The first four years of Judy Genshaft’s tenure as USF president have been anything but routine. From dealing with USF’s regional campuses, a racial discrimination lawsuit and the highly controversial Sami Al-Arian affair, Genshaft has had to find her feet in her first presidency under intense media scrutiny.
But now Genshaft said she has been able to step up and really try to help and enhance the university during the past year.
Understandably, Genshaft said she is looking forward to a “normal year with normal issues a university has to deal with.”
However, with the tight budget the Florida Legislature sent down to the 11 public universities and with USF moving into a bigger athletic arena, Genshaft will still have her hands full.
Genshaft sat down and explained her priorities for the 2003-04 school year and weighed in the issues that USF will be facing.
Question: With such a tight budget, how will USF summer classes be affected?
Genshaft: This year we offered the same amount of summer school classes as we did last year, and we are hoping that we can do that again (next) year and not see any of the reduction that we have seen in the past. But what certain colleges do is up to the deans in those departments to decide, and they need to start planning for the summer now. They know now what they are going to have for the rest of the year. So they need to make provisions so there is money provided for summer school now.
Q: How will general classes in the fall and spring be affected?
G: We should be holding pretty well to what we have been doing. We are hoping to not have too much of the instructional component cut. We always try to take the least amount of cuts out of academic affairs as we can.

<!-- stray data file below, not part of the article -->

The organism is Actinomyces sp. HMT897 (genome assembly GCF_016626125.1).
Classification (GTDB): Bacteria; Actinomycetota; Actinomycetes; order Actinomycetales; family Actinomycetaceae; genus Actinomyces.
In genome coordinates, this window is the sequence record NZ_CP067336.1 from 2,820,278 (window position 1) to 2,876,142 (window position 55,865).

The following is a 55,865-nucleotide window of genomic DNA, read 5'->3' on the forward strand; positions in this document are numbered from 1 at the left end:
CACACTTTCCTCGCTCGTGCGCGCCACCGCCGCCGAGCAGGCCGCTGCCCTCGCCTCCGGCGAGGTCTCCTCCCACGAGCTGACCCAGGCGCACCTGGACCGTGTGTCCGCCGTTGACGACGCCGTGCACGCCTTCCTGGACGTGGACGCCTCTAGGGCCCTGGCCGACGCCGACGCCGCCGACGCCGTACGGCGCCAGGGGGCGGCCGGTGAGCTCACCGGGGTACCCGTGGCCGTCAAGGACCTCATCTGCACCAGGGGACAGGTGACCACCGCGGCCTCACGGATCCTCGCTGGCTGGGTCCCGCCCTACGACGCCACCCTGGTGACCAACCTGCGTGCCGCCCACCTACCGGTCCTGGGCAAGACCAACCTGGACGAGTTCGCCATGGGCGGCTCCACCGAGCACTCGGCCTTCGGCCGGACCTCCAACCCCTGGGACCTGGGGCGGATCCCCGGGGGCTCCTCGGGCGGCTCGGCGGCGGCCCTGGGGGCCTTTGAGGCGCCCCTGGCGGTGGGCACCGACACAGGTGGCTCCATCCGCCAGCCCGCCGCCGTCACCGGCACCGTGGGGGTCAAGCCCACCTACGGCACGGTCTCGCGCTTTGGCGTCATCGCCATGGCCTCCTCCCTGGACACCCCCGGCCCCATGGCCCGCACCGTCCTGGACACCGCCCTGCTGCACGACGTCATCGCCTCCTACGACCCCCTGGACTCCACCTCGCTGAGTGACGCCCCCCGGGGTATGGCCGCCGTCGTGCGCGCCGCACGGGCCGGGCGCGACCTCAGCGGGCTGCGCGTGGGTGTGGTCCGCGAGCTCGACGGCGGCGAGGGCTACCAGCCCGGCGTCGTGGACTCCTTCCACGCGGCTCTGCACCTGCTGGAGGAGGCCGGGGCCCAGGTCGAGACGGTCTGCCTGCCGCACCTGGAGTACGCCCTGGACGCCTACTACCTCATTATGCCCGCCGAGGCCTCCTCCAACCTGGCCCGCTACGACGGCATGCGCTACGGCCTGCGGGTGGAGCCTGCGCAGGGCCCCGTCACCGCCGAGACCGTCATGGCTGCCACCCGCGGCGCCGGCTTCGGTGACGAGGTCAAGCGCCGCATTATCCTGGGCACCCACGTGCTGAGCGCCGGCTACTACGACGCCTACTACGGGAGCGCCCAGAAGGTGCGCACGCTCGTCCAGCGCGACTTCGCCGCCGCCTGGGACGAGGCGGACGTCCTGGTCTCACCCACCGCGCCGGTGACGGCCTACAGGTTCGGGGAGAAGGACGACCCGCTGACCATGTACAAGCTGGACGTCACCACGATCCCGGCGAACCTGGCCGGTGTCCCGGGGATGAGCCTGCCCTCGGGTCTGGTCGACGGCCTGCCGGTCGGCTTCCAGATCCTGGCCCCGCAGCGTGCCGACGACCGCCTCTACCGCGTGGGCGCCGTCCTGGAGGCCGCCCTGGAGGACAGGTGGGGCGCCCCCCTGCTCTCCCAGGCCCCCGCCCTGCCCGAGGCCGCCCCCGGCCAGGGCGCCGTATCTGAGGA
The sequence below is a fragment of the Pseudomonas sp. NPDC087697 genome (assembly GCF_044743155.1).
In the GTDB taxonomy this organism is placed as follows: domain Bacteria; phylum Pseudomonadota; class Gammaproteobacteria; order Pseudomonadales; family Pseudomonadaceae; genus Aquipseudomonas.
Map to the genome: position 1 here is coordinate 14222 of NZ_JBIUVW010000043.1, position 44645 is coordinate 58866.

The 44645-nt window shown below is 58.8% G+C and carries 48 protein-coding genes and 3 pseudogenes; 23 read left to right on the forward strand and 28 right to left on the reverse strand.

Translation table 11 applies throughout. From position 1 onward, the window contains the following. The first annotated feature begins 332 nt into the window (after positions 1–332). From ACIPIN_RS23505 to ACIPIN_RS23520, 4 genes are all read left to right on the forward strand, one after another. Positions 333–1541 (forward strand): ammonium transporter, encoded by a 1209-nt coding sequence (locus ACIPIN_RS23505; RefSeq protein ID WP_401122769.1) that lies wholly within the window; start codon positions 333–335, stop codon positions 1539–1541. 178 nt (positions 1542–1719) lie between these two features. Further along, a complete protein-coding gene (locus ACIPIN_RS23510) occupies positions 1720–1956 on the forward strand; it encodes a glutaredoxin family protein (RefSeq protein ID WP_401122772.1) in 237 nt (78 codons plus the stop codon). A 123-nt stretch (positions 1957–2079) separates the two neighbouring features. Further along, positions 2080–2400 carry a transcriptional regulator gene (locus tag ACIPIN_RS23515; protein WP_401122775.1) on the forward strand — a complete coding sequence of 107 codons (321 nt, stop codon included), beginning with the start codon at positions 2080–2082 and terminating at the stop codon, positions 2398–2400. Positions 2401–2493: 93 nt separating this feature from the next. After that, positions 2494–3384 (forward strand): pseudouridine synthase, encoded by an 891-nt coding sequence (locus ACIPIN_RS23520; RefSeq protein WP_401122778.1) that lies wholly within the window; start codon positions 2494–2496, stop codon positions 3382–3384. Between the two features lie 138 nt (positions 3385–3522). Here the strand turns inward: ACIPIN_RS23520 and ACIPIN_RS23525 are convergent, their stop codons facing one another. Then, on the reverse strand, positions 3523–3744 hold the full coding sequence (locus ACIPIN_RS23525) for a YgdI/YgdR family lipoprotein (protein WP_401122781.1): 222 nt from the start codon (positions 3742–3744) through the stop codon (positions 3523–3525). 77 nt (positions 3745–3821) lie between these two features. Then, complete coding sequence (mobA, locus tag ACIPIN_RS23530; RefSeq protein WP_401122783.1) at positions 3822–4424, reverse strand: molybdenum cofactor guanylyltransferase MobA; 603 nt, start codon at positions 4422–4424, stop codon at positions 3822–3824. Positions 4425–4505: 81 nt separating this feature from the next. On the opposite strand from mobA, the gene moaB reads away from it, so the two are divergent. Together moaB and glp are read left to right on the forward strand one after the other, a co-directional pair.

Q: Is it at all possible to waive or get rid of the mandatory nine credit hours needed at a state university over the summer?
G: That is something that is a very good stance for Student Government and the Florida Student Association because all the universities are in the same boat. So, if you are going to require it, you are going to have to give us the resources we need to go with it. But it is hard for planning purposes and trying to graduate pending on that summer class.
Q: What would you say to students who wonder why so much construction is going on and classes are limited?
G: Construction funds are completely separate from instructional funds. So if the construction funds did not come to our campus, the money would go to another campus. It’s not like we can take that money and give it to professors, courses or students. There is a certain amount of money that the state puts aside for building/renovations, and you cannot take a dollar from that and move it over to academics. If some students look around and wonder why the money wasn’t put in courses, we couldn’t (do that). The state gives you so much money for your instruction and that is it. And the building of residence halls is completely separate from everything because the money is bonded, and the residents pay it back with the rent.
Q: So, with all the added construction, are there any plans to stop holding classes at the University Mall and build more lecture halls and classrooms?
G: We are building a new Environmental Science building which will have classrooms in it, but there are no other classrooms in the works. But we still need the University Mall.
Q: With all the changes to the logo and finding a university slogan, some may think that USF is trying to forget the bad national press it received last year. What would you say to that?
G: The change was in the works long before that. When I was first recruited from New York, I would show people our logo and they couldn’t figure out what it was. They didn’t know it was a bull. We kept talking about this from day one; how did we get it, is this really what we want to have for a long time? This has nothing to do with the politics. It’s nice because it goes with us moving in Conference USA.
Q: Any updates on USF athletics and moving into the Big East?
G: Not right now. Everything is quiet right now, and we haven’t heard anything yet.